Thanks to students majoring in Education at the University of Malawi’s Chancellor College, the Ministry of Education’s decision for English to be the language of instruction starting from Standard One has become a national debate. I would like to congratulate the students for their active participation in a matter of national significance.
The significance of this issue goes beyond the classroom. It is about national development, national identity, and national aspirations. And as the students have emphatically argued, it is also about class and social inequality. This is why the matter of language of instruction in schools awakens latent passions that lie deep down our hearts.
Thus far the debate has been restricted to the merits and demerits of English as the language of instruction from Standard One. What has not been discussed yet is the process the Ministry of Education has used to come up with the declaration, in the first place. While the main justification for the declaration, as quoted in the media, has centred around the importance of spoken English and grammar, that is not the whole story.
As the Minister of Education, Dr. Lucius Kanyumba explained, the declaration is based on the New Education Act, 2012, which replaced the old Education Act of 1962. The process to come up with the New Education Act goes back to 2002, when the Ministry of Education requested the Law Commission to review the 1962 Education Act and come up with a new one. In August 2003 the government instituted the Special Law Commission, which undertook the task of reviewing the country’s laws.
The Special Law Commission embarked on wide consultations, including inviting submissions from various stakeholders on various aspects of the country’s laws. The issue of language of instruction in public schools came up during these consultations. A larger debate was going on amongst Malawians on the place of Chichewa as the national language, and the effects of having a national language on minority languages. There were those who argued that rather than having a Malawian language as a national language, giving it superiority over other languages, English would be an ideal alternative as a neutral foreign language.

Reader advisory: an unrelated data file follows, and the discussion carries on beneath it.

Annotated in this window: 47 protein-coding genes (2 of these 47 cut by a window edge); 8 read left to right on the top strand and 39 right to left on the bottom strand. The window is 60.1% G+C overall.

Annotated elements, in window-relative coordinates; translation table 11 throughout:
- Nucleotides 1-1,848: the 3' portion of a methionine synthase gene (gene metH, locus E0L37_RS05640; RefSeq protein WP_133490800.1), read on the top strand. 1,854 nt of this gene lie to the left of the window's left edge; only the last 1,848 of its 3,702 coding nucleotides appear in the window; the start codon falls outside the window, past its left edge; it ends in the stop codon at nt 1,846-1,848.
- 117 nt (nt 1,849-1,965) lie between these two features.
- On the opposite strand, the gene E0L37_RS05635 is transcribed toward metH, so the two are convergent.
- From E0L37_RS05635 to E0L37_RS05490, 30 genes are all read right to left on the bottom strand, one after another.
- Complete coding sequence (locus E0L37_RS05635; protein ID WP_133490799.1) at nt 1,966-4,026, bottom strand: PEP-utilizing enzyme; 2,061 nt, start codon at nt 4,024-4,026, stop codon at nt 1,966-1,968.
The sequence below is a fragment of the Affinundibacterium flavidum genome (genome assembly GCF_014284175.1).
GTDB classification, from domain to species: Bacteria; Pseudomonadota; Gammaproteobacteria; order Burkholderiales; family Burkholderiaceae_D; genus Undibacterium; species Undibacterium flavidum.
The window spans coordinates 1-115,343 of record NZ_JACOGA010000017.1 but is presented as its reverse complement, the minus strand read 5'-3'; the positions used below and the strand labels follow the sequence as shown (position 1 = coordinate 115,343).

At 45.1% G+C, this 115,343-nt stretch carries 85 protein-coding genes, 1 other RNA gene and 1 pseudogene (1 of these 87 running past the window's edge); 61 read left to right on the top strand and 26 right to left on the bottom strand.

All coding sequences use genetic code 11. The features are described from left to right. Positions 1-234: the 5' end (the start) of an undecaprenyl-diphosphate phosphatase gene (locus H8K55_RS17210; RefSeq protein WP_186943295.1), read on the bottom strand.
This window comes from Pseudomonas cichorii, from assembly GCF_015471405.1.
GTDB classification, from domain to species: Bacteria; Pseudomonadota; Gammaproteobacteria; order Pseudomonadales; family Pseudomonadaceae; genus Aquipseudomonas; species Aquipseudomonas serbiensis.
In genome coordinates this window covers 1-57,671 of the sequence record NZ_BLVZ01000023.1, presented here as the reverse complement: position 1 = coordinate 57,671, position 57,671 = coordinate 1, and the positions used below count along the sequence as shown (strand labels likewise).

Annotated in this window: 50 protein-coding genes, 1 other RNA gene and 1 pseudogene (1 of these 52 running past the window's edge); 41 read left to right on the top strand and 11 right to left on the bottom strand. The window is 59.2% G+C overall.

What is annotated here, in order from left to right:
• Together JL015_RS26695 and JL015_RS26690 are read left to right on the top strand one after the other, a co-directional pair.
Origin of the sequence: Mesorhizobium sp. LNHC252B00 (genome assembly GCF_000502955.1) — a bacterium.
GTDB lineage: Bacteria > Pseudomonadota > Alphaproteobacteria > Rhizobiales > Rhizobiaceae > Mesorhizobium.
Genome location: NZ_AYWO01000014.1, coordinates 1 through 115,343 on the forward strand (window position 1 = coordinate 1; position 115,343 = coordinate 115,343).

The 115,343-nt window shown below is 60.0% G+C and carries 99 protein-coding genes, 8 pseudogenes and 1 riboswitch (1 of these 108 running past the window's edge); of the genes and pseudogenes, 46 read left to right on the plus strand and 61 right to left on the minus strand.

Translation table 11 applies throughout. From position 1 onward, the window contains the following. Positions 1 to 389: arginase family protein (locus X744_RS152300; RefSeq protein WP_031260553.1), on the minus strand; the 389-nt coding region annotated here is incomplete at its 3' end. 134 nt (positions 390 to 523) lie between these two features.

By the time the Law Commission finished its work in 2010, it had drafted the New Education Act. The Commission issued a report titled “Report of the Law Commission on the Review of Education Act”, which was released in March of that year. One of its recommendations was the use of English as the language of instruction in schools. The report was silent on the rationale for this recommendation.
The issue of language of instruction is found in Section 78 of the New Education Act, which has two subsections 1 and 2. Subsection (1) is unequivocal in mandating English as the language of instruction. However it does not mention that this should be from Standard One. Subsection (2) is less unequivocal. It says “Without prejudice to the generality of subsection (1), the Minister may, by notice published in theGazette prescribe the language of instruction in schools.” The use of the word “may” is somewhat circumspect, but the Minister has obviously used powers vested in his office to make the prescription, including the declaration that this should start in Standard One.
In making the declaration, the Ministry of Education has pleased sections of Malawian society who use proficiency in spoken English as a proxy for quality education. But this prescription goes against global trends and volumes of research findings that argue for the importance of mother tongue in the development of cognitive skills. That said, it is understandable why many parents view good spoken English as representative of quality education. There is a lot of prestige attached to English, and it gives one a global passport. It is an important language that bestows glamour on those who speak it.